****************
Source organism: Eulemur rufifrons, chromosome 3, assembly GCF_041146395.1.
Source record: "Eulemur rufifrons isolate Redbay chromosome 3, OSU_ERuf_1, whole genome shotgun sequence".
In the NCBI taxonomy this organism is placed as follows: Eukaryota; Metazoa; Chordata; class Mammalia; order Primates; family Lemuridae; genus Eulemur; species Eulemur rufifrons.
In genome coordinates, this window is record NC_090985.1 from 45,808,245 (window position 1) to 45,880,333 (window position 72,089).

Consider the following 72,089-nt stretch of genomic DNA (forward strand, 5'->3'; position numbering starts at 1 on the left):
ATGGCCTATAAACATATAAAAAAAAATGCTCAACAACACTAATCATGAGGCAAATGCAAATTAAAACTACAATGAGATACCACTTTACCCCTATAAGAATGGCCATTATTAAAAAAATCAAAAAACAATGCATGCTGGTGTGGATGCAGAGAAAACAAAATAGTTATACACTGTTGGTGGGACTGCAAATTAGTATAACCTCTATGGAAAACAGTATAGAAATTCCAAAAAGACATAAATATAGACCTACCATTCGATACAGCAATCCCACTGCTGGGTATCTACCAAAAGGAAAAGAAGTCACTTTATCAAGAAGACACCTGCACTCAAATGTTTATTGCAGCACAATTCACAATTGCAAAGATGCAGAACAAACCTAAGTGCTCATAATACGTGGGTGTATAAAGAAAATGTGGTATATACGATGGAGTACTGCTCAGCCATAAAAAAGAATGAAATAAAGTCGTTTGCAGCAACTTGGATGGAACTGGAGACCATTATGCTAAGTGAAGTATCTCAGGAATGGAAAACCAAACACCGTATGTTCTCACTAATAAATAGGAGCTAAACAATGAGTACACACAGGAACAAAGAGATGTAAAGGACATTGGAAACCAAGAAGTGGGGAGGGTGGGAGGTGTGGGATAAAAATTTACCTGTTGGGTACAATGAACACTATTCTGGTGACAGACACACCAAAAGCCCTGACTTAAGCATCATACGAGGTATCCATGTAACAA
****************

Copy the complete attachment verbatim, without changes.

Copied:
Source organism: Eulemur rufifrons, chromosome 3, assembly GCF_041146395.1.
Source record: "Eulemur rufifrons isolate Redbay chromosome 3, OSU_ERuf_1, whole genome shotgun sequence".
In the NCBI taxonomy this organism is placed as follows: Eukaryota; Metazoa; Chordata; class Mammalia; order Primates; family Lemuridae; genus Eulemur; species Eulemur rufifrons.
In genome coordinates, this window is record NC_090985.1 from 45,808,245 (window position 1) to 45,880,333 (window position 72,089).

Consider the following 72,089-nt stretch of genomic DNA (forward strand, 5'->3'; position numbering starts at 1 on the left):
ATGGCCTATAAACATATAAAAAAAAATGCTCAACAACACTAATCATGAGGCAAATGCAAATTAAAACTACAATGAGATACCACTTTACCCCTATAAGAATGGCCATTATTAAAAAAATCAAAAAACAATGCATGCTGGTGTGGATGCAGAGAAAACAAAATAGTTATACACTGTTGGTGGGACTGCAAATTAGTATAACCTCTATGGAAAACAGTATAGAAATTCCAAAAAGACATAAATATAGACCTACCATTCGATACAGCAATCCCACTGCTGGGTATCTACCAAAAGGAAAAGAAGTCACTTTATCAAGAAGACACCTGCACTCAAATGTTTATTGCAGCACAATTCACAATTGCAAAGATGCAGAACAAACCTAAGTGCTCATAATACGTGGGTGTATAAAGAAAATGTGGTATATACGATGGAGTACTGCTCAGCCATAAAAAAGAATGAAATAAAGTCGTTTGCAGCAACTTGGATGGAACTGGAGACCATTATGCTAAGTGAAGTATCTCAGGAATGGAAAACCAAACACCGTATGTTCTCACTAATAAATAGGAGCTAAACAATGAGTACACACAGGAACAAAGAGATGTAAAGGACATTGGAAACCAAGAAGTGGGGAGGGTGGGAGGTGTGGGATAAAAATTTACCTGTTGGGTACAATGAACACTATTCTGGTGACAGACACACCAAAAGCCCTGACTTAAGCATCATACGAGGTATCCATGTAACAA